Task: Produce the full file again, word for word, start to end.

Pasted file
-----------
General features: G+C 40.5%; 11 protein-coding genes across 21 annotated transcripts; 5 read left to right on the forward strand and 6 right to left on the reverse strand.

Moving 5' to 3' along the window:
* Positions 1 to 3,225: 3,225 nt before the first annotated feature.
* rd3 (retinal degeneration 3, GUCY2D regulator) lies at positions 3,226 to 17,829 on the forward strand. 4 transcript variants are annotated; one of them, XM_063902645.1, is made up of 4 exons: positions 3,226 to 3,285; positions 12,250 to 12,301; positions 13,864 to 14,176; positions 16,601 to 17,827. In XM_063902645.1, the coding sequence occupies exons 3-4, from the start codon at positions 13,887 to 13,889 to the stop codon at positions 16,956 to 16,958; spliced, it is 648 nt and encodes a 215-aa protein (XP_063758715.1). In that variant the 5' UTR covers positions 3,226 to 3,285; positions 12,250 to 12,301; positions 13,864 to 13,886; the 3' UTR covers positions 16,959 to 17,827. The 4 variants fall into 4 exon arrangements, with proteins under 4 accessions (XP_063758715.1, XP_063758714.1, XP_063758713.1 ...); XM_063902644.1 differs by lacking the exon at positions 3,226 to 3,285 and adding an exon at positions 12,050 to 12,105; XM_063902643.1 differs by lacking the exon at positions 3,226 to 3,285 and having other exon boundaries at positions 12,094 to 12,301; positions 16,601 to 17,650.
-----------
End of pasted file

General features: G+C 40.5%; 11 protein-coding genes across 21 annotated transcripts; 5 read left to right on the forward strand and 6 right to left on the reverse strand.

Moving 5' to 3' along the window:
* Positions 1 to 3,225: 3,225 nt before the first annotated feature.
* rd3 (retinal degeneration 3, GUCY2D regulator) lies at positions 3,226 to 17,829 on the forward strand. 4 transcript variants are annotated; one of them, XM_063902645.1, is made up of 4 exons: positions 3,226 to 3,285; positions 12,250 to 12,301; positions 13,864 to 14,176; positions 16,601 to 17,827. In XM_063902645.1, the coding sequence occupies exons 3-4, from the start codon at positions 13,887 to 13,889 to the stop codon at positions 16,956 to 16,958; spliced, it is 648 nt and encodes a 215-aa protein (XP_063758715.1). In that variant the 5' UTR covers positions 3,226 to 3,285; positions 12,250 to 12,301; positions 13,864 to 13,886; the 3' UTR covers positions 16,959 to 17,827. The 4 variants fall into 4 exon arrangements, with proteins under 4 accessions (XP_063758715.1, XP_063758714.1, XP_063758713.1 ...); XM_063902644.1 differs by lacking the exon at positions 3,226 to 3,285 and adding an exon at positions 12,050 to 12,105; XM_063902643.1 differs by lacking the exon at positions 3,226 to 3,285 and having other exon boundaries at positions 12,094 to 12,301; positions 16,601 to 17,650.